This is that time off year when we look back and take stock and look forward with resolution to doing things different, as if it is always a matter of choice. The events of 2008 have been breathtaking and a lot of writers are writing wonderful reflections of the year's events.
- Public Policy. The overwhelming majority in Congress of the Democratic party substantially increases the ability and likelihood of success of those long-poised to initiate some sweeping reforms. Those market reform proposals are going to be aimed at Direct-to-Consumer advertising and are likely to include moratoria that will be in the form of years, not months. It would be a mistake for trade organizations to believe that these proposals will be easily defeated – the game has changed. By the end of the year, it is doubtful that DTC will look like it does today. The marketing of drugs is perceived to be part of the cost problem – therefore policy makers are going to look to shave that bill. With government being the largest purchaser of pharmaceutical products, there is a strong will not to be subsidizing DTC while purchasing those treatments. Importation will be passed and signed into law, as will the ability of the government to negotiate pricing under Medicare Part D. Other marketing reforms will be aimed at the relationships companies have with physician organizations, payments, gifts and practices of expensive staffs of pharmaceutical sales representatives. These will be at the national and state levels. But it is important to note that the momentum is with change, not the status quo.
- Money. The meltdown of the financial markets has set the stage for remarkable change in virtually every aspect of American life – from the way we shop, to where we shop and how decisions about spending money are going to be made – including spending money on drug treatments. One effect of that is that employers will continue to shift the burden of cost of virtually everything to the employee – from ceasing contributions to 401(k)s to increasing the employee's share of cost for healthcare, including prescriptions while the employee's income is flat or worse. That means the appeal of generics for the general public is going to rise as a matter of necessity on the part of the general population. Brand names are going to have to fill highly unique roles or are not going to be able to sustain themselves. And, with government now being the greatest purchaser, the government is going to look for ways to promote generics over brand names.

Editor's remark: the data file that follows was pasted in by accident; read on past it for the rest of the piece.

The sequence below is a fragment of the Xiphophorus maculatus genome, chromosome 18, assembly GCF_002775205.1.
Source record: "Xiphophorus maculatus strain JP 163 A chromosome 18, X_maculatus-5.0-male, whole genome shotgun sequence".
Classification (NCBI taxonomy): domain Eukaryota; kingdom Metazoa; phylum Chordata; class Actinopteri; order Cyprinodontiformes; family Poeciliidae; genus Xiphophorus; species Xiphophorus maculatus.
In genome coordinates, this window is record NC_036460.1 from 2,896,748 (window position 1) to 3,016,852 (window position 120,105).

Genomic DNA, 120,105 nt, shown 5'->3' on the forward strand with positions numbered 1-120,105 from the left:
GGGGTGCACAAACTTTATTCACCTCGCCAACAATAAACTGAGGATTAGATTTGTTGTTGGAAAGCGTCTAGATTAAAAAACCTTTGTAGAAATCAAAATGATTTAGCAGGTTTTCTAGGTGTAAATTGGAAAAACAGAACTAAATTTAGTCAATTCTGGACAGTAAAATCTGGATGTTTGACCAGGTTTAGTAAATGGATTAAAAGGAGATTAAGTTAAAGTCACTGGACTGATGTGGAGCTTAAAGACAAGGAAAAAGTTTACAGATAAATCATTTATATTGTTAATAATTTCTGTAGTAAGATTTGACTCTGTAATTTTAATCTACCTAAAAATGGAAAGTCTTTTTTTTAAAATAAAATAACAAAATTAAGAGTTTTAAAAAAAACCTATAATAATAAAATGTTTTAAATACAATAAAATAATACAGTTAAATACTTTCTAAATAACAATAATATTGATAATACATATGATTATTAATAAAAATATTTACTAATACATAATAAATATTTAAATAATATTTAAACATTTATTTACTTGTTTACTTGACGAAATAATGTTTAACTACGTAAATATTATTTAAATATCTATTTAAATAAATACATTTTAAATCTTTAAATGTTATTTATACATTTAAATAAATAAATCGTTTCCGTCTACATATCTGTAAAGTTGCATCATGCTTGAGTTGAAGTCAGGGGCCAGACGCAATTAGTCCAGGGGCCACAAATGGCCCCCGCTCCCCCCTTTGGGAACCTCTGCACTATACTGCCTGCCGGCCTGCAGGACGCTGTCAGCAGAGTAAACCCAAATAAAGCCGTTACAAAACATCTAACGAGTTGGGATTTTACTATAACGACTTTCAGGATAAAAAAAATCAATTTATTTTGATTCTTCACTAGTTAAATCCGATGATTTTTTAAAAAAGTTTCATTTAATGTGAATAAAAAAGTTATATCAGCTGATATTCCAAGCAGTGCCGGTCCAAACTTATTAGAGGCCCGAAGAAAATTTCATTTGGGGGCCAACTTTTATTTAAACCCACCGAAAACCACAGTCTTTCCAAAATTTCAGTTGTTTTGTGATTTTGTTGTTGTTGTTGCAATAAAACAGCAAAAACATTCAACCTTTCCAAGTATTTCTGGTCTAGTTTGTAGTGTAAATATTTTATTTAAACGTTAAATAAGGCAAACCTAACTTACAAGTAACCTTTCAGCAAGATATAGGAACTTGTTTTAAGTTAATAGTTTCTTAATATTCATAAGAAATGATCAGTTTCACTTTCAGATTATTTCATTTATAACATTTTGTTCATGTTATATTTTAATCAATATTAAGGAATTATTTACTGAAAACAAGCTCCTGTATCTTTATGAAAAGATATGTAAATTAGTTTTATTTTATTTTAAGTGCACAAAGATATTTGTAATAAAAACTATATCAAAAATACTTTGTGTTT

- Communications. As noted above, DTC will be modified one way or another. That will increase the reliance of companies on public relations in place of advertising. But in addition, there are other changes in communications that will bear on the way that pharmaceutical products will be marketed. There are two things of note in the newspaper industry – virtually every major newspaper has moved to blogs and even Twitter and nearly all newspapers have suffered crippling losses this year with some even cutting back daily publication. Digital communications is the place where people turn for information generally and for healthcare information specifically. People with chronic illnesses in particular are inclined to get information on treatment options from the Internet. Physician on-line communities have sprung up on WebMD and Sermo that include tens of thousands of docs. This demands of companies more than a Web site – it demands an integrated digital marketing strategy that takes into account all of the change that is occurring and moves to compensate. If you can't reach physicians through sponsored CME programs, reach them on-line. And while regulatory departments of pharmaceutical companies have concerns about the regulatory parameters of FDA and new, emerging media, they also have to understand that the company exists to sell product. Without the sale of product, there is not company. Period.
- Risk. The environment continues, as it has since 2002, to be focused on risk over benefit. That is not going to change anytime soon. In fact, risk will continue to be a driver of reform as well as pricing issues. Congress is going to demand that companies be more proactive in getting adverse event information and new products have to offer very specific benefits when compared to existing treatments. In addition, approval times are going to continue to lag, with many Complete Response Letters being issued, lengthening the approval process. That said, there will be less market time and less patent time on the market to recoup costs.
We will, thankfully, see a change in leadership at FDA.